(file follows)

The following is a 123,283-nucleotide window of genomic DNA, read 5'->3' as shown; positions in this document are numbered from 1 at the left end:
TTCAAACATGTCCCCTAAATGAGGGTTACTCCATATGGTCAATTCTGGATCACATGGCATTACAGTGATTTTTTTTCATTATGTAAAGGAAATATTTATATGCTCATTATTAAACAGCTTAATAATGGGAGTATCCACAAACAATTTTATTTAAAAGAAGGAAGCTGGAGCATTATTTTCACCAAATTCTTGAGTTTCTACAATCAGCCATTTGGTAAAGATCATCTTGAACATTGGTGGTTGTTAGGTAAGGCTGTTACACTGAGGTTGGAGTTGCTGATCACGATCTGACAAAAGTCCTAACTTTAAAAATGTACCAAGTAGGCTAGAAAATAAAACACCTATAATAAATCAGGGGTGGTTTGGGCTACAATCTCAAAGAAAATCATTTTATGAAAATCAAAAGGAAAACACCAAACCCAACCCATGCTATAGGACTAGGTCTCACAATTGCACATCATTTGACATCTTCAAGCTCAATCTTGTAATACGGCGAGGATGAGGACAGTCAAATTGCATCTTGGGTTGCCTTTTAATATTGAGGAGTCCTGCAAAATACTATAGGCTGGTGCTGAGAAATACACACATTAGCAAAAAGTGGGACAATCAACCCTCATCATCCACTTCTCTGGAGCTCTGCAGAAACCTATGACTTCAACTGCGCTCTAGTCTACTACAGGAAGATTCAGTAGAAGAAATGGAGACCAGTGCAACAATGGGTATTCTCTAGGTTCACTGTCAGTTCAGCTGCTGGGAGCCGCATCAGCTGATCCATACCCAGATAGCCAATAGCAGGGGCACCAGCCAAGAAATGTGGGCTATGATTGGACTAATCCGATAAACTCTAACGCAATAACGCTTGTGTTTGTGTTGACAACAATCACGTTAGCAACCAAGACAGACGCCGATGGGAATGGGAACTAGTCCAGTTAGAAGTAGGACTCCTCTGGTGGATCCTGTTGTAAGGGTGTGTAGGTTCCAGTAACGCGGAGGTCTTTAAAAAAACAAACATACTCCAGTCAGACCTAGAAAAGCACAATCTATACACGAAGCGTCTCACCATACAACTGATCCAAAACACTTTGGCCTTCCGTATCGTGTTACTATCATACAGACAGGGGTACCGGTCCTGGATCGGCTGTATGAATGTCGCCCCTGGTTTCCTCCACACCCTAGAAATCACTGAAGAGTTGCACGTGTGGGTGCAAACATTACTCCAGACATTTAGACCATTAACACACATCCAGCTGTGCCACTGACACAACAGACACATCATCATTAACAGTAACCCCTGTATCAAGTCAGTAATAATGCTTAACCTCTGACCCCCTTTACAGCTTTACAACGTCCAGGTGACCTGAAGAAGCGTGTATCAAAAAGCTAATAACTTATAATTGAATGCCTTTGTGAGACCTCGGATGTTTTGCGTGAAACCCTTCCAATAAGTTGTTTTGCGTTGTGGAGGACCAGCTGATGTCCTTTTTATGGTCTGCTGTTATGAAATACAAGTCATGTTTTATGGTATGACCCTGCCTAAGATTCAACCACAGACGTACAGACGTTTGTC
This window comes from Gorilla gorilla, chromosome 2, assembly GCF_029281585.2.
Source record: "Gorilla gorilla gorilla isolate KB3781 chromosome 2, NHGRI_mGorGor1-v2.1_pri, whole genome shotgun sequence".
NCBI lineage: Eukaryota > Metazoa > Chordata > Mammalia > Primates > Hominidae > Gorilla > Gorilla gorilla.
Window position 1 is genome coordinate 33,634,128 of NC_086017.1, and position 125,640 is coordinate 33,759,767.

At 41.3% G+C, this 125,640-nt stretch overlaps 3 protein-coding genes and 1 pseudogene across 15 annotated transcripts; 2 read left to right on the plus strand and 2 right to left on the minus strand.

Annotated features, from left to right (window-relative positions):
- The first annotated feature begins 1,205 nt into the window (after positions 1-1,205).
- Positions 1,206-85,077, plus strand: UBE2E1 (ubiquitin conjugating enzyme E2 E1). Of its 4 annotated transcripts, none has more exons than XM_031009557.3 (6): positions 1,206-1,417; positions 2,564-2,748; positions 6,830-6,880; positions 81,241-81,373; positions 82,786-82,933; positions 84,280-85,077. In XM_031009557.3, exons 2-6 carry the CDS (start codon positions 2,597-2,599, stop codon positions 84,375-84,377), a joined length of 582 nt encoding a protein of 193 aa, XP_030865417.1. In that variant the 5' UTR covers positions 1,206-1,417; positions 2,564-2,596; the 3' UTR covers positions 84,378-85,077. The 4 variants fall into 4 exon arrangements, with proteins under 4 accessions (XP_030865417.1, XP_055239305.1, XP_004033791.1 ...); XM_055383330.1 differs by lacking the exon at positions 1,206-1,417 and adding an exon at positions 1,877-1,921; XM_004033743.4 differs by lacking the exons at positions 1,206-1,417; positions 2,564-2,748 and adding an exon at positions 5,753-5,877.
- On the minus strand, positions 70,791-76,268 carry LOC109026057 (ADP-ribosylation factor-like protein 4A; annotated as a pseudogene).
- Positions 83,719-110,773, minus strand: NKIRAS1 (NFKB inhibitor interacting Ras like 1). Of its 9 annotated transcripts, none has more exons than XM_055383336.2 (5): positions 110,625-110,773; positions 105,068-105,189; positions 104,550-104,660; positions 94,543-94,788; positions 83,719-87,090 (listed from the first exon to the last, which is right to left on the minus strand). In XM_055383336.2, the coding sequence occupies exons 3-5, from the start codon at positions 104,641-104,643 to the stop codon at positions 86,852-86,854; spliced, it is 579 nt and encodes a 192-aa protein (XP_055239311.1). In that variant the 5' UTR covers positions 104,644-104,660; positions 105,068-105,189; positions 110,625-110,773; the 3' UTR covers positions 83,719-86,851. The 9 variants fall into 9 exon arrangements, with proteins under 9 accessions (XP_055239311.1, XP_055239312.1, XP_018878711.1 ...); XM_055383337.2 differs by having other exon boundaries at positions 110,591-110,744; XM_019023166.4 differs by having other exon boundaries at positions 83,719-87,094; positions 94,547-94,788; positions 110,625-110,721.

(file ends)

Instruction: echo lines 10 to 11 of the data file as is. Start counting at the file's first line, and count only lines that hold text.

- Positions 1,206-85,077, plus strand: UBE2E1 (ubiquitin conjugating enzyme E2 E1). Of its 4 annotated transcripts, none has more exons than XM_031009557.3 (6): positions 1,206-1,417; positions 2,564-2,748; positions 6,830-6,880; positions 81,241-81,373; positions 82,786-82,933; positions 84,280-85,077. In XM_031009557.3, exons 2-6 carry the CDS (start codon positions 2,597-2,599, stop codon positions 84,375-84,377), a joined length of 582 nt encoding a protein of 193 aa, XP_030865417.1. In that variant the 5' UTR covers positions 1,206-1,417; positions 2,564-2,596; the 3' UTR covers positions 84,378-85,077. The 4 variants fall into 4 exon arrangements, with proteins under 4 accessions (XP_030865417.1, XP_055239305.1, XP_004033791.1 ...); XM_055383330.1 differs by lacking the exon at positions 1,206-1,417 and adding an exon at positions 1,877-1,921; XM_004033743.4 differs by lacking the exons at positions 1,206-1,417; positions 2,564-2,748 and adding an exon at positions 5,753-5,877.
- On the minus strand, positions 70,791-76,268 carry LOC109026057 (ADP-ribosylation factor-like protein 4A; annotated as a pseudogene).